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  • Writer's pictureHelen English Artist

The art of procrastination

When I worked fulltime for someone else, I didn’t procrastinate. In the office anyway! I used to walk into work on a Monday, know exactly what I needed to do and get on with it. Much like my eating habits as a child, when my mum placed food in front of me, I would deal with the bits I disliked first and then enjoy the good parts. Brussel sprouts before potatoes and gravy, timesheets before talking to my favourite suppliers. This all changed when the business was me and I became responsible for much of my week. There were tasks which I would do, and ones which I would avoid. I talked about a little bit of this in my blog about creating good habits, a few weeks ago.

There’s a lot which goes into producing art. Unfortunately, it’s not all about painting. There’s the invoices, the organisation of products (the ones I use and the ones I create), as well as the bit where you try to promote yourself so that people are aware that you make art and hopefully buy some. That’s a confusing array of ‘to do’s, and sometimes ‘do’ becomes ‘didn’t.’

It’s all very well having a diary or a calendar, but you still have to fight the monster of task organisation. I have come up with a plan, which works for me most of the time, so I thought I would share it and hope that it might also work for you.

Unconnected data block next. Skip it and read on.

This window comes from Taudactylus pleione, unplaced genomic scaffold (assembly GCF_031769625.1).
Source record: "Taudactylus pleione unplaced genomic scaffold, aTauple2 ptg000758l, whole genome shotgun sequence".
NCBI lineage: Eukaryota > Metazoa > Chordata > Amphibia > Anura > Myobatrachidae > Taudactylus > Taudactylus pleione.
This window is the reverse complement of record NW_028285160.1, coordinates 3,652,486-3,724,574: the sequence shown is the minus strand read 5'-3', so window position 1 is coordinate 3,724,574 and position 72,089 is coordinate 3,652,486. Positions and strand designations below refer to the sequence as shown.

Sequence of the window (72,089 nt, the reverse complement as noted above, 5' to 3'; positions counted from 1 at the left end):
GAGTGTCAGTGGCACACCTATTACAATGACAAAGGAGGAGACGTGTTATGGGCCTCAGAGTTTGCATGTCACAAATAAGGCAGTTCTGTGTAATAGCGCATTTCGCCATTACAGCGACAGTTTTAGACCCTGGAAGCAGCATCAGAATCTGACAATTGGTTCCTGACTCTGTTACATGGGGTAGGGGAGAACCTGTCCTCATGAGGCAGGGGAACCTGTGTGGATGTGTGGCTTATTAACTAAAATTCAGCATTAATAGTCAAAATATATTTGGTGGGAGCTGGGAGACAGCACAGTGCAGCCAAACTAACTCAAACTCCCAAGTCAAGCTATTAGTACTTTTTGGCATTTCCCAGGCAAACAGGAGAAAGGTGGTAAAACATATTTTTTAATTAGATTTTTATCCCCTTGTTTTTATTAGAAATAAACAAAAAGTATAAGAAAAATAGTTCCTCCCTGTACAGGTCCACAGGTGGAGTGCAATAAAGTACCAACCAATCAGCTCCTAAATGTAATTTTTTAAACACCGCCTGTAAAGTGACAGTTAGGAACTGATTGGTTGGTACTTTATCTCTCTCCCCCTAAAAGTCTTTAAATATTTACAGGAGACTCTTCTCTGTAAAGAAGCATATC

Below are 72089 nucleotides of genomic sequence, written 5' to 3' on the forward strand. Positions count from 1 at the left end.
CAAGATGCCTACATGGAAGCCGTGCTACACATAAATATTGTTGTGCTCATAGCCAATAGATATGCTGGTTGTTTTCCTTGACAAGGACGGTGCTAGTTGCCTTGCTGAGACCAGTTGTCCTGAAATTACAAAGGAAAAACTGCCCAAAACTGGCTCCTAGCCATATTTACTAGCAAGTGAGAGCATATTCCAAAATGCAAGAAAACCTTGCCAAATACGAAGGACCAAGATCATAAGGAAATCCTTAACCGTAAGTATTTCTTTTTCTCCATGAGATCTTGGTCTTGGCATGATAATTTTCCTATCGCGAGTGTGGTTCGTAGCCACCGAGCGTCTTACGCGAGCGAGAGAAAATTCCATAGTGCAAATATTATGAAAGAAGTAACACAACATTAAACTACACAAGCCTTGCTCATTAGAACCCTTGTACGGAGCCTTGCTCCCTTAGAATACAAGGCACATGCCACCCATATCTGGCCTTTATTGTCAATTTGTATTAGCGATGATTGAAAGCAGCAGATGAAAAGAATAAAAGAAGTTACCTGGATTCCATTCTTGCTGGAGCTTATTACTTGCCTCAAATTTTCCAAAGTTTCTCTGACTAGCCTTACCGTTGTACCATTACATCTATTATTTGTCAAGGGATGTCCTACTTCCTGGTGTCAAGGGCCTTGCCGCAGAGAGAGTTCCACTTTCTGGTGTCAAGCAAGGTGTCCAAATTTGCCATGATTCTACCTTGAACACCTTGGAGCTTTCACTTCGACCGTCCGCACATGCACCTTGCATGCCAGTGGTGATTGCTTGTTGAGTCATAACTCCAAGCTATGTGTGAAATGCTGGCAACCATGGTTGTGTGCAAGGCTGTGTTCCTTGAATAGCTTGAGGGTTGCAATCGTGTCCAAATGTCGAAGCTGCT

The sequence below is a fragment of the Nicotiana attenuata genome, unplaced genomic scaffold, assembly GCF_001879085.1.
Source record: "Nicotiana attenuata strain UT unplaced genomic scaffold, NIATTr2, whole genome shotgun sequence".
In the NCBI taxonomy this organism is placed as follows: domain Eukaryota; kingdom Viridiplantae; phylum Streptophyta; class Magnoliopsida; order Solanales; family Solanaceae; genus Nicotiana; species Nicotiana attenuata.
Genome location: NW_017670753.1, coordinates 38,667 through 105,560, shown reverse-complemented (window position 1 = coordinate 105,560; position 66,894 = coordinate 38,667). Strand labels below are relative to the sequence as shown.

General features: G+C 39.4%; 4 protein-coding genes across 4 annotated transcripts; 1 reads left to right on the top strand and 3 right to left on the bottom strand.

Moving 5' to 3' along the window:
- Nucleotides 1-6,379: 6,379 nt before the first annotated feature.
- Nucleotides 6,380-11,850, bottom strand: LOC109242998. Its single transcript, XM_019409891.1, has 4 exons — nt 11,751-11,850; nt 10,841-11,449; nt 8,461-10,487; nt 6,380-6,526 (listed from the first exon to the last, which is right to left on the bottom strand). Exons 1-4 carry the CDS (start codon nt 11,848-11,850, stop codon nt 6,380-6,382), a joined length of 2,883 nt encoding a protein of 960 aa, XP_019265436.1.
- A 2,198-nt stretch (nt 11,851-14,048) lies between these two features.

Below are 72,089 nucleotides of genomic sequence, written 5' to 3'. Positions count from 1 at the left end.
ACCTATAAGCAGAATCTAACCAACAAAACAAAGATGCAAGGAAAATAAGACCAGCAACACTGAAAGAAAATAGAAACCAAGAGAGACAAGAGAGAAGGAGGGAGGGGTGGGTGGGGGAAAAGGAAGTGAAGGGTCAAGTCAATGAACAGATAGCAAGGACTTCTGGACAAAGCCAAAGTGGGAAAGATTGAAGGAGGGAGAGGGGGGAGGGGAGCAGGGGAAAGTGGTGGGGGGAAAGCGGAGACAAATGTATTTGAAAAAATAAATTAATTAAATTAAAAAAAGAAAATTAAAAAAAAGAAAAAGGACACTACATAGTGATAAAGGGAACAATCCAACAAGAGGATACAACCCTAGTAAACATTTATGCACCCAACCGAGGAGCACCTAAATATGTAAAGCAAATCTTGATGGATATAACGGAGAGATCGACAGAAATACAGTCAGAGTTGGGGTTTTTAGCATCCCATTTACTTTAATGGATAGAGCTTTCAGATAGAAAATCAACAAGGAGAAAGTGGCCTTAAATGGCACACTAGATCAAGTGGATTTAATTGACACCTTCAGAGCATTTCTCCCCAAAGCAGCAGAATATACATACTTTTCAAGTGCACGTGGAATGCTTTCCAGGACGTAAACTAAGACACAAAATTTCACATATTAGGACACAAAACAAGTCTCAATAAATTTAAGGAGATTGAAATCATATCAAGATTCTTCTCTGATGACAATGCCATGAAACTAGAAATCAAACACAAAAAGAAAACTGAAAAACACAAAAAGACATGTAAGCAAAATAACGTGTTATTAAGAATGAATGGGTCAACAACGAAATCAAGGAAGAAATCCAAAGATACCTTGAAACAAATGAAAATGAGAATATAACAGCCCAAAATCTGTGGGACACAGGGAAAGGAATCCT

On the first day of each week – Monday for me – I take one sheet of paper. This may be a page in a notebook (I recommend A4), or just a sheet, and on different parts of the page I write the big picture items. For me, this might be different art projects, sending invoices out, recording invoices in and out, and writing my blog. I check my diary for if there is anything which I have jotted down for this week and add that. If the page looks ridiculous, and there are things which don’t need to be done this week, I write the title on next Monday’s list instead (that’s why a notebook is good).

Next, under each item, I write a list of the steps to achieve that goal, and these get transferred into my diary. Once the steps are in my diary, I cross through the project in my notebook – it’s where it needs to be.

I used to think it would take up valuable time to have that planning session but now I see that it takes the stress out of the list in my head, it only takes half an hour, and I actually get things done. In fact, the gruesome tasks on the list are never as bad, or as long, as my imagination is telling me, and always seem to leave more time for the nice bits, like painting.

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